|03.10.11 at 4:56 pm ET|
PORT CHARLOTTE, Fla. — For the second time in as many outings, Daisuke Matsuzaka produced a pitching line filled with crooked numbers. Five days after allowing seven runs (five earned) in three innings to the Marlins, the right-hander permitted five more runs on six hits in 3 2/3 innings against the Rays.
He walked two and struck out a pair, and Matsuzaka struggled with his command out of the gate — most notably in a first inning in which he walked the first two hitters of the game and threw just 10 of 23 pitches for strikes. Though he at times flashed good stuff (in the second and fourth innings), the results were once again poor.
While that is rarely noteworthy in spring training starts, it was slightly harder to dismiss Matsuzaka’s outing, since he’d said after his March 5 clunker that he intended to approach Thursday’s contest against the Rays (which the Sox lost, 8-6, on a walkoff homer) as a game in which results mattered.
He qualified that notion on Thursday, saying that he had indeed concentrated at times on improving the effectiveness of specific pitches (his changeup and cutter), and noting that he has felt mechanically sound in side sessions. Still, he did not shy from the idea that his performance was disappointing, a continuation of a spring in which he has an 11.42 ERA in three starts.
“At this point, I’m not too worried about [the performance] but I feel it’s not great,” Matsuzaka, who threw 62 pitches in the game and then another dozen in the bullpen, said through an interpreter. “At this point, I’m not really satisfied with my pitches. I need to narrow the gap between how I pitch and what others expect. … At this point, games are very important and the result is very important.”
Manager Terry Francona, however, disagreed. While he made clear that the preference is always to see pitchers excel on the mound, he also cautioned that it was premature to sound any alarm bells about the pitcher.
“It was probably one of those outings where he made it harder than it’s supposed to be,” said Francona. “I don’t think we’re going to pack in the season after March .”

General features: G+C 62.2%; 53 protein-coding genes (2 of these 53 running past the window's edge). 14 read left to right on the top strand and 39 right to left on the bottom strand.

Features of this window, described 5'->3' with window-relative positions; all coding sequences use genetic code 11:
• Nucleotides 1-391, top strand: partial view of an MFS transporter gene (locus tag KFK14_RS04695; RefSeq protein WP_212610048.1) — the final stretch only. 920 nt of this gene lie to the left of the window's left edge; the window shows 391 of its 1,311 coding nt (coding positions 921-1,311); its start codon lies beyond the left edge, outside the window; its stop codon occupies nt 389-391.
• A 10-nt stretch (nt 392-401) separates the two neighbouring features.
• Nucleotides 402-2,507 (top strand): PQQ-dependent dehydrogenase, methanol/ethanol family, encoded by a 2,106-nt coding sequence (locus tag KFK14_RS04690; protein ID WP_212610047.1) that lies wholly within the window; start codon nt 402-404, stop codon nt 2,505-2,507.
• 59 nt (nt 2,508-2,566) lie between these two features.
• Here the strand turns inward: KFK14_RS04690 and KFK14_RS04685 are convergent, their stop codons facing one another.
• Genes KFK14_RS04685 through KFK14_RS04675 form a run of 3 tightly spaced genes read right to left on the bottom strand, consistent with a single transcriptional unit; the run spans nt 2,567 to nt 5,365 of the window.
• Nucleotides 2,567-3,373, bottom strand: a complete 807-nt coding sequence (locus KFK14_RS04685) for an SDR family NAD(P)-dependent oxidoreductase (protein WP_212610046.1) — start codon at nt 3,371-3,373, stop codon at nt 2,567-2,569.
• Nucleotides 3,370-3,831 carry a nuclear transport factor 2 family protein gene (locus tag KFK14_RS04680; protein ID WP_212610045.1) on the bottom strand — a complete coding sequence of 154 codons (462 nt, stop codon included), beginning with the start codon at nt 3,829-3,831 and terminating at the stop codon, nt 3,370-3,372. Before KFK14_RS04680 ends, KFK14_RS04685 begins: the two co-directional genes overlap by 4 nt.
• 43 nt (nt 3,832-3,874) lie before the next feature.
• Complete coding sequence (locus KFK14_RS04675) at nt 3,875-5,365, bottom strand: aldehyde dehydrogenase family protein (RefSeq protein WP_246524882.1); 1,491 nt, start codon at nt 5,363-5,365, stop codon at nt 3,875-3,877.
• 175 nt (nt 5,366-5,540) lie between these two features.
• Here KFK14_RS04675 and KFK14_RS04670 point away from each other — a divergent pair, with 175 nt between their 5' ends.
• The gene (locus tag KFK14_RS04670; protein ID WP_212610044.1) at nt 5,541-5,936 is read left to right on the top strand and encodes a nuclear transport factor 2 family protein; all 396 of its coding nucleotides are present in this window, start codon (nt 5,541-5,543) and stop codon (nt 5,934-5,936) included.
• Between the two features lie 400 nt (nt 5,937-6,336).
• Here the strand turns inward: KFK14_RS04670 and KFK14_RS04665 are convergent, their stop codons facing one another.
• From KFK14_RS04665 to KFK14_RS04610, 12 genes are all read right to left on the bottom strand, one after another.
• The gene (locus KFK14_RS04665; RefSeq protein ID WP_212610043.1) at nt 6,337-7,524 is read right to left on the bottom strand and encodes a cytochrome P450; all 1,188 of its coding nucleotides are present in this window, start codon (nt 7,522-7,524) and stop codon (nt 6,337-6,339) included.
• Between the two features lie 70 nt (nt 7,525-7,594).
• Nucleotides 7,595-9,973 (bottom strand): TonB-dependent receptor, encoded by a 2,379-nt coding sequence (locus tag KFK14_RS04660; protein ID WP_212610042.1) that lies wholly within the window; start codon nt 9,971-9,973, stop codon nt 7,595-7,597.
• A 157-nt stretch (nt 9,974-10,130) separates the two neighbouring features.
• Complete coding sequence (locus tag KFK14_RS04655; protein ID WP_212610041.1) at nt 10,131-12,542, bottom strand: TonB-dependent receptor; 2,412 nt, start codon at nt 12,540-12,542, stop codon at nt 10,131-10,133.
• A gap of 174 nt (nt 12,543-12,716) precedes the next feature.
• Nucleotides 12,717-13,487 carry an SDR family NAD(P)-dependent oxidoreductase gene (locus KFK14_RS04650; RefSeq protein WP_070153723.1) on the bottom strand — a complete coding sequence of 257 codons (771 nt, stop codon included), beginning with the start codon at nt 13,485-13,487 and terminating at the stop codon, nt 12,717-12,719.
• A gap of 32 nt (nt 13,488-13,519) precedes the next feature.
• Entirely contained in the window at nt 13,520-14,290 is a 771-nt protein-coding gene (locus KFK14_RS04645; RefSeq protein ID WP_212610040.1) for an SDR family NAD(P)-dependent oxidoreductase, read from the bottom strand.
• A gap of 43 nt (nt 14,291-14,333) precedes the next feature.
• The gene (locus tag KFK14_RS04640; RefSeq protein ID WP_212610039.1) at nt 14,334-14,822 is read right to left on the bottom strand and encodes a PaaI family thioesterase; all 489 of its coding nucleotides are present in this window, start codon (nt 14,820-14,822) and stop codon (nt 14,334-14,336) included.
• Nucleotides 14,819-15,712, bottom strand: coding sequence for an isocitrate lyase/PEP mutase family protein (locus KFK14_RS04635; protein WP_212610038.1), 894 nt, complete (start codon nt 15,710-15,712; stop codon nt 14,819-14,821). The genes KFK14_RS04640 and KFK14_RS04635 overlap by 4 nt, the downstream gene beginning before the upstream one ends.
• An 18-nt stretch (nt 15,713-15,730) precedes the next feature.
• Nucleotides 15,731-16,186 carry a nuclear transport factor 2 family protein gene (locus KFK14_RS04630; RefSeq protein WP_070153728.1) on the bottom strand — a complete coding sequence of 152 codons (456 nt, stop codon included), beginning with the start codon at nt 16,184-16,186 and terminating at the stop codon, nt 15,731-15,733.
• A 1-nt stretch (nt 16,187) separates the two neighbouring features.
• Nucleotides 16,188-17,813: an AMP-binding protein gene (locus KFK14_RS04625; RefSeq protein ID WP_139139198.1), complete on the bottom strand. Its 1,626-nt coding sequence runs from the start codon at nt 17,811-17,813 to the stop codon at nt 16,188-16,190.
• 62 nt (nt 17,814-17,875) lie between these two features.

OTHER POSTGAME NOTES
–Carl Crawford got through his first game against the Rays since signing with the Sox, going 1-for-3 with an infield single while also making a diving catch. Though he had been a touch anxious before the game to see if he would be treated as a villain was instead received warmly by the crowd in his former spring training home.
“I just tried to tune [the fans] out. I didn’t really hear too much. I kind of figured there would be some things yelled at me, but it really wasn’t much being said,” said Crawford. “They were better than I expected. It wasn’t bad at all.”
Informed that it sounded like he was mostly cheered, Crawford chuckled.
“That might have been Red Sox fans,” he said.
–Mike Cameron, who had been sidelined since March 5 by tendinitis in his knee, went 1-for-4 and played the entire game as the designated hitter.
“It felt good to put the bat on the ball,” he said. “A little bit out of sync, but for the most part I was seeing the ball well and put some good swings on it.”
–The Sox were left muttering by Rays shortstop Reid Brignac, who turned in a couple of tremendous defensive plays to rob Mike Cameron of hits. On one, he dove to his left to glove a grounder into the hole and fired to second to force out former teammate and close friend Carl Crawford.
“I hope he wasn’t mad at me,” said Brignac. “I’m sure he’s taken many hits away in his day.”
–Andrew Miller logged another impressive outing, coming in to relieve Matsuzaka in the middle of the fourth inning and tossing 1 1/3 scoreless innings while allowing one hit and striking out a batter. Though he did not issue a walk, he did fall behind in several counts. Even so, Miller, who had allowed three runs in two innings in his prior appearance on March 6, rebounded impressively. Francona raved about the pitcher’s stuff, with his fastball once again popping in the high-90s.